US Trade Balance Improves; Net Exports to Help Q4 GDP

The US trade deficit in November was considerably smaller than expected and it will encourage economists to revise up Q4 GDP forecasts. 

The headline deficit fell almost 13% to $34.3 bln.  Exports rose by less than 1%, but still stand at a new record high.  Imports fell 1.4%, partly reflect a decline in oil imports, which fell to a 3-year low.  The US oil deficit stands at about $15.2 bln, which is the smallest since May 2009.
When adjusting for prices, the real deficit, which is important for GDP calculations fell to $44.1 bln, the smallest in five months and is below the Q3 average.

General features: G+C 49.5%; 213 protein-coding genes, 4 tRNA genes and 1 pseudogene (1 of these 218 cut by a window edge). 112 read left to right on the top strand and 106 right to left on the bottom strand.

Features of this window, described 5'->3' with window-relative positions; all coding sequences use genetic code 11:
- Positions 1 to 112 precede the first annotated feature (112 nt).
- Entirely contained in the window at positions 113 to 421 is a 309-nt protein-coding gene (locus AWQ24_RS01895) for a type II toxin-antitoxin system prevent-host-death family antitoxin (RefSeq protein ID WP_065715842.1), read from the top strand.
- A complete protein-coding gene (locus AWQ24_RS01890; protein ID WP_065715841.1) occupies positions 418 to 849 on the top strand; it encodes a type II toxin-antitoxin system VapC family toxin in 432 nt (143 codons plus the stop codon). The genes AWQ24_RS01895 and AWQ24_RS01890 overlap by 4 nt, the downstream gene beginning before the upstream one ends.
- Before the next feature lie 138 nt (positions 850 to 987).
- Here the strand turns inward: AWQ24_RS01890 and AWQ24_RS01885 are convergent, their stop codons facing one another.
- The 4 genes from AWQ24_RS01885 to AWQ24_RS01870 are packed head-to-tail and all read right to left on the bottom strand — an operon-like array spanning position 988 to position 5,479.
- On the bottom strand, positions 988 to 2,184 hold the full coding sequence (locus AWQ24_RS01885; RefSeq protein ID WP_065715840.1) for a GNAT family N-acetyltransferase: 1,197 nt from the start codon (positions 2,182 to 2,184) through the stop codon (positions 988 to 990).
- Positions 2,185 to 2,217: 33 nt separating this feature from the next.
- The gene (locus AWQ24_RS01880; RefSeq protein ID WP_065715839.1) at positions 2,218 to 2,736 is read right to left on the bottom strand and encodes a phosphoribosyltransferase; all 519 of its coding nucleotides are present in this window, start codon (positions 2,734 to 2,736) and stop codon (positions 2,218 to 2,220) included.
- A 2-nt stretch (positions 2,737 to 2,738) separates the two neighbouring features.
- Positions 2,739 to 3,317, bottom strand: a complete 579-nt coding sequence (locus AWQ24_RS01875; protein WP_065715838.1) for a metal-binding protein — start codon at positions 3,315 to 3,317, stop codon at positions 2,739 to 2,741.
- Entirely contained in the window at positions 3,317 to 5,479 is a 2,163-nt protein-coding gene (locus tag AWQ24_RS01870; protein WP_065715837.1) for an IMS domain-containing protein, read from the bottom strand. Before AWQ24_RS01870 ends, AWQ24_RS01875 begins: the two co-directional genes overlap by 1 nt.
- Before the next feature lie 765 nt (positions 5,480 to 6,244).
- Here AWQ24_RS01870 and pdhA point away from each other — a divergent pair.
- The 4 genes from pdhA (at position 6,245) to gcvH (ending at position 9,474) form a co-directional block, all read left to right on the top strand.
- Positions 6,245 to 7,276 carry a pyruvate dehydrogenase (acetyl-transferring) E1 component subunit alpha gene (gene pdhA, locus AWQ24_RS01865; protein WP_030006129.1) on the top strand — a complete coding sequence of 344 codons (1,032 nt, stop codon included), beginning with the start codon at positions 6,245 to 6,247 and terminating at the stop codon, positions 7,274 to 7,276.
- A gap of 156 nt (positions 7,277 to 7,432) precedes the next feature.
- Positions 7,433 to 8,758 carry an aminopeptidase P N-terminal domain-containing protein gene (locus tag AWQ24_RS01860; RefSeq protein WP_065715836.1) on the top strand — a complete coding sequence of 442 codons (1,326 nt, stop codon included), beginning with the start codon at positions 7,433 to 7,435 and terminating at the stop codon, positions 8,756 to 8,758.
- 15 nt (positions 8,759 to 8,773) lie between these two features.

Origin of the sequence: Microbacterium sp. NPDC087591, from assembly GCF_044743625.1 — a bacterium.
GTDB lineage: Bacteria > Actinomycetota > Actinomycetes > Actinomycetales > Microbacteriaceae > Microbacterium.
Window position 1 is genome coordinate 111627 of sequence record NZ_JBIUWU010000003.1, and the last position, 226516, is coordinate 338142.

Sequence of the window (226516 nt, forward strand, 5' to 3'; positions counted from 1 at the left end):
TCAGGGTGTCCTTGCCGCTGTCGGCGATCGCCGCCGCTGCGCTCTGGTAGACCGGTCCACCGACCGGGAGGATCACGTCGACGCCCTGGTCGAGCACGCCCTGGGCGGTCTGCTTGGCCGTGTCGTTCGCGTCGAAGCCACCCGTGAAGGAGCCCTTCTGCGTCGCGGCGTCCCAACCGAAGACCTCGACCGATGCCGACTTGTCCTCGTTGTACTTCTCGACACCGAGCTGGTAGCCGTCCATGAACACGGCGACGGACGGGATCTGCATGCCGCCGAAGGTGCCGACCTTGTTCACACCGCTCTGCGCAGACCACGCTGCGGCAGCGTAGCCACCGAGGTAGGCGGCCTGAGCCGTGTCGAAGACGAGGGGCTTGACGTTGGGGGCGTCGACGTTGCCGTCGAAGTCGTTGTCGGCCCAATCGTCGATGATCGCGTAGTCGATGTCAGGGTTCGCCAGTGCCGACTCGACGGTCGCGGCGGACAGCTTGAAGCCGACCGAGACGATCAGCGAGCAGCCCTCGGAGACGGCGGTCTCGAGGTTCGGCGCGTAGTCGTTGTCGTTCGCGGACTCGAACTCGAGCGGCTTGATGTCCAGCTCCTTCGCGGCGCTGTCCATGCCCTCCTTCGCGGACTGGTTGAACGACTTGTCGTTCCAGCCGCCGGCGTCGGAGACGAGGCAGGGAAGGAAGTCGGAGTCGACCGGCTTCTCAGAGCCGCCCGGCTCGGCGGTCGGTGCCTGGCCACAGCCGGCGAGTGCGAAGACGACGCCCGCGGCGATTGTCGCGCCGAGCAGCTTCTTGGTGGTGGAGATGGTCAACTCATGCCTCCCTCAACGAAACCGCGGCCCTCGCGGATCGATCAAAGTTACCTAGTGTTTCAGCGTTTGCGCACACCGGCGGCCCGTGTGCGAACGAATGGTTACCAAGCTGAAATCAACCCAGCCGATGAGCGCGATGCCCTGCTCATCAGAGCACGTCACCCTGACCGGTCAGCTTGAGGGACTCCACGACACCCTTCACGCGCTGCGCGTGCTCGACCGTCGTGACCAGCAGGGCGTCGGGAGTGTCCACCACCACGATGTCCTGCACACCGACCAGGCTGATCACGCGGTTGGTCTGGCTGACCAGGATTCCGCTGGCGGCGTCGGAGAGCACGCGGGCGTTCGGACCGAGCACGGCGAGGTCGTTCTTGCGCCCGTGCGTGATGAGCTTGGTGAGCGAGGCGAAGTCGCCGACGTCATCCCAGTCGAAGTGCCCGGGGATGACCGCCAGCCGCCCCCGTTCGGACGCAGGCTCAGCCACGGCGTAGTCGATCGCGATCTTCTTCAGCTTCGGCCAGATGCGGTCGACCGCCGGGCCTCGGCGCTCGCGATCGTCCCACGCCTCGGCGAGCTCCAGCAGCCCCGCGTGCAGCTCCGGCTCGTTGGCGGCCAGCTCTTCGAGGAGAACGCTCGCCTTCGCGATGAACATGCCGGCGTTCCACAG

The dollar reacted favorable to the news; ticking back toward the session highs against the yen, with the euro slipping a tad.   
The greenback moved back above CAD1.07 on the divergent trade performance.  The better than expected US figures contrasted with Canada’s trade deterioration.  The C$940 merchandise trade deficit was nine times larger than the Bloomberg consensus forecast.   Moreover, the Oct figure was revised sharply to show a deficit of C$908 mln rather than a C$75 mln surplus.    Exports were unchanged, though in volume terms they slipped by 0.7%,  while imports increased slightly, though in volume terms were unchanged.  This shows some deterioration in the terms of trade.   The trade surplus with the US narrowed to C$2.8 bln from C$3.1 bln.    
The US dollar saw a high near CAD1.0740 before Christmas and this is the immediate target.  Longer-term, we expect additional weakness in the Canadian dollar.  Our “trade of the year” is a NAFTA trade–long Mexican peso short Canadian dollars.

This piece is cross-posted from Marc to Market with permission.